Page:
From a marketing standpoint, this also makes sense. If you’re writing in a certain genre, you’re gonna want to attract the readership of similarly focused authors. So if I want to promote a book that features a strong female protagonist challenged by supernatural beings, I would look up works in a similar vein and read them to get an idea of how those authors present that type of story.

I contend you don’t have to be a book reader to love a good story, and thanks to the imagination and creativity of the digitally-inclined, a good story can be enjoyed in a multimedia format. Such is my business model. I look forward to releasing I Blew Up Juarez as an e-book and a physical paperback. I absolutely see this work in movie format. My editor thinks it could be a video game. My question is: where are we on action figures? Are they still a thing…?

In America, we call it a “Dumpster”

Original Post Date March 27, 2013 at 11:47 PM

Sometimes, getting through manuscript edits require maximum security style lock down. And heckling from the peanut gallery. We explore how both contributed to last week’s epic revisions.

My intention was to get on that manuscript and address my editor’s notes as soon as I returned from Nashville. However, I lost two days. My body didn’t take the shock of mountain to beach so well. To compensate – maybe, overcompensate? – I decided to throw down graduate school style, pulling all-day and all-nighters until I got through all her notes. I put the coffee pot on, loaded my epic play list, and when into shut-in mode.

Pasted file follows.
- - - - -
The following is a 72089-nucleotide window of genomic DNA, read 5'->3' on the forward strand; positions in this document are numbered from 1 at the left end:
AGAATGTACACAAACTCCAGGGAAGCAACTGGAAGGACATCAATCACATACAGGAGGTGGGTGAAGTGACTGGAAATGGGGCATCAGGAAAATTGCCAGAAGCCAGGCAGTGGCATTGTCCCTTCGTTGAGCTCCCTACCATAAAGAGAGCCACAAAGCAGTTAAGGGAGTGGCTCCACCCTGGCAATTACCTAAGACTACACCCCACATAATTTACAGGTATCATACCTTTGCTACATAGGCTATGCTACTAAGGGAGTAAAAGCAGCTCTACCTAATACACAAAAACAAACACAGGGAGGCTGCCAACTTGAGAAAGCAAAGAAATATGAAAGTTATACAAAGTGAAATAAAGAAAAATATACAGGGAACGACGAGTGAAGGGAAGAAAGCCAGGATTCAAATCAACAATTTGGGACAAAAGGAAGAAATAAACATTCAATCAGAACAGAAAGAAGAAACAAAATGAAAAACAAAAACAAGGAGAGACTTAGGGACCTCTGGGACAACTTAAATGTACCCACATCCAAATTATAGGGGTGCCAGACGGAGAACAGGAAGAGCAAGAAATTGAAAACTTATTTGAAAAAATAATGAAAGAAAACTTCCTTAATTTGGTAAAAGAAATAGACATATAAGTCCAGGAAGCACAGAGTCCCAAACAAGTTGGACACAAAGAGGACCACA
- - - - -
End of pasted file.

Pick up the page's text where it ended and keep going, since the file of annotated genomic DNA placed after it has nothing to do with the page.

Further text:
Three nights and two days of straight editing and I pulled it out pretty good. Got the easily repairable items out of the way. Sunday afternoon, I got reinforcements. My writing partner came over. Marie wanted to work on her novel, and I needed to bounce scenarios off her. It was a good opportunity for creative synergy. I made sure to shower and brush my teeth, and clear up the disaster area that was my workspace. I didn’t want to frighten her away.

During this phase of editing, I was employing the Read Aloud. Reading what I just wrote or corrected out loud so I can experience the flow of the work. You see, I produced the original draft of this work during my ascetic phase. I didn’t listen to music and didn’t speak unless spoken to for an entire year. Not surprisingly, one of my editor’s critiques was lack of flow, and she instructed me to do the read aloud as I updated the manuscript.

I launched into a read aloud of one section, an event involving a character finding an abandoned vehicle by the waste receptacle. I heard Marie laugh. It wasn’t intended to be comedic, so I read it again, once more ending with the words, “waste receptacle.” My writing partner cackled. I got flustered. “Well, what do you call those big things you put trash in?”

“Uh, in America, we call it a Dumpster.”

Marie’s dead pan delivery of that now obvious correction sent us into a lengthy round of laughter. Another note from the editor I was to address: my vocabulary was too advanced, and in some areas, it was evident I learned to write in English elsewhere. I did. The foundation of my creative writing was constructed during trips to North Sea islands, castles in Cologne, and a week in Paris. I didn’t perfect the English language in Mericuh.

To disturb my writing partner further, I played bluegrass and classic country as we worked. She clutched her notebook with confused uncertainty as I sang word for word along with Waylon Jennings, David Allen Coe, Earl Scruggs and Johnny Cash. Well, Johnny Cash shouldn’t be a surprise. I explained, “I’m using the music to create a Texan mystique.”

She cackled some more.

If Tennessee Williams can represent the voice of the South, perhaps I can represent the voice of the itinerant American? Hmm. Allow me to formulate an appropriate stratagem as I sing, “Momma, Don’t Let Your Babies Grow Up To Be Cowboys.”